The Luckiest Sailor in the World?

by Sail Staff, Posted March 10, 2005
Is Tony Bullimore the luckiest man in sailing? It will take another 10,000 miles to find out.

When four boats left Doha, Qatar on February 5, racing around the world for prize money in the Oryx Quest, Bullimore's catamaran Daedalus was the odd duck of the fleet. The boat was once-fast, along about 13 years and umpteen name changes ago, when it was known as ENZA. It's still


Building Your Fleet

by Sail Staff, Posted March 1, 2005
In the Racecourse section of the March issue we talk about some of the things that clubs and fleets have done to build participation. Things like Richmond Yacht Club's Sail A Small Boat Day on San Francisco Bay or the steps taken to revitalize the Islander 36 fleet.

Here's more on the subject, and let's take Islanders first. They succeeded in cranking up

Boat Reviews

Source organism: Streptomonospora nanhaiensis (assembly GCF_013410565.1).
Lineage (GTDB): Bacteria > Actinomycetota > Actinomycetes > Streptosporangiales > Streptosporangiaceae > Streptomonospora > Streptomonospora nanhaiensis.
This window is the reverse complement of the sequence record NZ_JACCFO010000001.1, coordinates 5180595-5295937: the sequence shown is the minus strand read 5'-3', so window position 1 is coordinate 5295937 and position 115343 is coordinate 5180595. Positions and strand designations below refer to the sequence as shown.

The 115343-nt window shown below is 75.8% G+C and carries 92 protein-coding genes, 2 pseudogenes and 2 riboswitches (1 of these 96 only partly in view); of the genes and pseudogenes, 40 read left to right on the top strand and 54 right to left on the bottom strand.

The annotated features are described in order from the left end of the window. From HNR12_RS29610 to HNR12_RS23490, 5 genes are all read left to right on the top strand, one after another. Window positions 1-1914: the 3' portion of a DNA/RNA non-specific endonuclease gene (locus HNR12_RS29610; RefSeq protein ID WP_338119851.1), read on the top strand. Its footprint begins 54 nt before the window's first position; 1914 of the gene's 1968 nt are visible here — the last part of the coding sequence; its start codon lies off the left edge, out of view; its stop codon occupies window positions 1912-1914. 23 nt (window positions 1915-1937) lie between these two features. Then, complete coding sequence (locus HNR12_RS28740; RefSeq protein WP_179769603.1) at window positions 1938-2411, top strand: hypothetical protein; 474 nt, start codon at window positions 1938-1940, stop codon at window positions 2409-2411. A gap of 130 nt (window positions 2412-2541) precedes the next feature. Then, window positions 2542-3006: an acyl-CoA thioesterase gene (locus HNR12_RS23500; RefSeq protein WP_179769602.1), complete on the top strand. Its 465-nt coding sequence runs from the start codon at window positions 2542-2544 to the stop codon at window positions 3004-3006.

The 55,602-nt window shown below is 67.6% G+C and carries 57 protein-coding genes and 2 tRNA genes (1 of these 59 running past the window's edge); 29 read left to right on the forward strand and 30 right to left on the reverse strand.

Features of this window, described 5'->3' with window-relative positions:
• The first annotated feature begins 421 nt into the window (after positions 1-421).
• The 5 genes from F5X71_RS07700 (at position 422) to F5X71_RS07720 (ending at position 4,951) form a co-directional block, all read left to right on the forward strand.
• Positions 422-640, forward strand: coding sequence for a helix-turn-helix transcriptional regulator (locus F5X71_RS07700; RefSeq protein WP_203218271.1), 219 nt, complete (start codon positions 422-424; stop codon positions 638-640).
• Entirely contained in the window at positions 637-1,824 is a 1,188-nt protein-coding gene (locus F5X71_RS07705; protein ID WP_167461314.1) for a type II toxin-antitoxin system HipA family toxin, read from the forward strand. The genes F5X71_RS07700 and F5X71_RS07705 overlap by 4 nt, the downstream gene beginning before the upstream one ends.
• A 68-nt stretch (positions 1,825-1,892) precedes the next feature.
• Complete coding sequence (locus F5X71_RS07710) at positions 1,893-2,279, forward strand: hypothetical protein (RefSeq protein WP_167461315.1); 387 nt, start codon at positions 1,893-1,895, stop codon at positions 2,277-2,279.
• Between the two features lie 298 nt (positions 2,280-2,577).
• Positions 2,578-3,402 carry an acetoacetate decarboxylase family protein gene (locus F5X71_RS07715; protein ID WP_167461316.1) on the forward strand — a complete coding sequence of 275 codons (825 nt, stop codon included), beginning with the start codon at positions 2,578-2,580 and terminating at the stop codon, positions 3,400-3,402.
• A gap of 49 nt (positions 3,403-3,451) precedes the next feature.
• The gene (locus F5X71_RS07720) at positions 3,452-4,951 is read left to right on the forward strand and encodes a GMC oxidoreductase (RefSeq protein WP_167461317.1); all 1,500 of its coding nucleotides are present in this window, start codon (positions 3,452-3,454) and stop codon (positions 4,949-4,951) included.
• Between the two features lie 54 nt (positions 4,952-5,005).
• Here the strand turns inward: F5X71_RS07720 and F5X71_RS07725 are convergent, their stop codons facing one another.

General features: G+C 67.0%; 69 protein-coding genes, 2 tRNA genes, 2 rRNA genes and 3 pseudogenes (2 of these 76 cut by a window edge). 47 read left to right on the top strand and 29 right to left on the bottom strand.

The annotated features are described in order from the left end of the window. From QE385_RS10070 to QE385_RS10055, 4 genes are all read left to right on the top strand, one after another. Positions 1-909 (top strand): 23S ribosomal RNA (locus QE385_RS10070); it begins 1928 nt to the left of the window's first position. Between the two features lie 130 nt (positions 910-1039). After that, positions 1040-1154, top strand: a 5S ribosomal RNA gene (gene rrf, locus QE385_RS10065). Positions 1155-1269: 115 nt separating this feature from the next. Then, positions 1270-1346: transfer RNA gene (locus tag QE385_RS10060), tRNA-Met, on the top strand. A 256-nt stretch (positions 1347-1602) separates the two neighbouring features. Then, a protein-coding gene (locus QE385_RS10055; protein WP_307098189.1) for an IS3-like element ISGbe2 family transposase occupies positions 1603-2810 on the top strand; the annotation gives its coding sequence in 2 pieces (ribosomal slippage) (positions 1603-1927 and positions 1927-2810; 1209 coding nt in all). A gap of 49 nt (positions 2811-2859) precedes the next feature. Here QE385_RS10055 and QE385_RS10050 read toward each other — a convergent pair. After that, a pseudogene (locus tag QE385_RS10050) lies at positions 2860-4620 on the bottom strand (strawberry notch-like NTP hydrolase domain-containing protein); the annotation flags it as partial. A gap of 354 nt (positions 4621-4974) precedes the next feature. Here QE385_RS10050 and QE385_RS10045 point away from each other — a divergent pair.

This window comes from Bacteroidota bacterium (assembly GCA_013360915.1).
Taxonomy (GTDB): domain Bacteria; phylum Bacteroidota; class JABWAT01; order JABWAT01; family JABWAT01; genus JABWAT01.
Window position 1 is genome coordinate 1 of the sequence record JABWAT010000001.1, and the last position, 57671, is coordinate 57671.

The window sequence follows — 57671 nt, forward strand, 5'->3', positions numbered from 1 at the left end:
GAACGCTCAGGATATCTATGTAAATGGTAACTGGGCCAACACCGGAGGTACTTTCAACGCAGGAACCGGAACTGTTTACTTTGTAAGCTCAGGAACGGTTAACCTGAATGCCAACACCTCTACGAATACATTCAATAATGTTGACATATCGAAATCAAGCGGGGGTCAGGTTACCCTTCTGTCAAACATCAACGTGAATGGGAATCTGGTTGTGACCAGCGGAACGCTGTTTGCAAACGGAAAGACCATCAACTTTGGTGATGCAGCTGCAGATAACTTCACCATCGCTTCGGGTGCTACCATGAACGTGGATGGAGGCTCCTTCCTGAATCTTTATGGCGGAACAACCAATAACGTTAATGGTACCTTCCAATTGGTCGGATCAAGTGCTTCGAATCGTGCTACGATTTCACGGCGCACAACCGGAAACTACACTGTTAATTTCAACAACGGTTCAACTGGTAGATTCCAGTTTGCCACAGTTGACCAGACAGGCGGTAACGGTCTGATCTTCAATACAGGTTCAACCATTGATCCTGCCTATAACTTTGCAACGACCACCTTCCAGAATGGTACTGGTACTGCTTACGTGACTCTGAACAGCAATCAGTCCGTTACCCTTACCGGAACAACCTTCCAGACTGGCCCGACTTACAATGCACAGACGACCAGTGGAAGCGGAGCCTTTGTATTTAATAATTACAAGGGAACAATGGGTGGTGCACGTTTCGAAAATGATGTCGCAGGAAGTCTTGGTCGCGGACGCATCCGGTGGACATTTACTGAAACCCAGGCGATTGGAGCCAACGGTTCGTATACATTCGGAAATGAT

Dufour 385

by Sail Staff, Posted February 28, 2005

Ever since Dufour Yachts was purchased by Cantiere del Padro several years ago, older Dufour designs have been systematically replaced with newer, more stylish models. Italian designer Umberto Felci first drew new 34-, 40-, and 44-foot performance cruisers, and now he's turned his eye to a new 38-footer that is the first in Dufour's revamped cruising line. The

Boat Reviews

Impression 434

by Bill Springer, Posted February 28, 2005

Slovenia-based Elan Marine has established a presence with its line of Rob Humphreys–designed performance cruisers over the past several years, but the new Impression 434 by Elan is an entirely different animal. Unlike Elan's low-slung racer/cruisers, the 434 is aimed directly at the cruiser looking to reel off quick passage times while enjoying spacious

Boat Reviews

Sabre 386

by Charles J. Doane, Posted February 28, 2005

Since its founding by Roger Hewson more than 20 years ago, Sabre Yachts has excelled at building boats under 40 feet. The old Sabre 28 is certainly one of the best pocket cruisers ever marketed, and Hewson himself often asserted that the company's core boats were its 36-footers. I personally have always favored the Sabre 38, both the Mark I and Mark II models, built


SAIL Magazine and the Boston Sailing Center come together to teach the rolling hitch, an essential sailing knot that is most often used to release an override on a winch

Facnor's flat deck furler on a J/111

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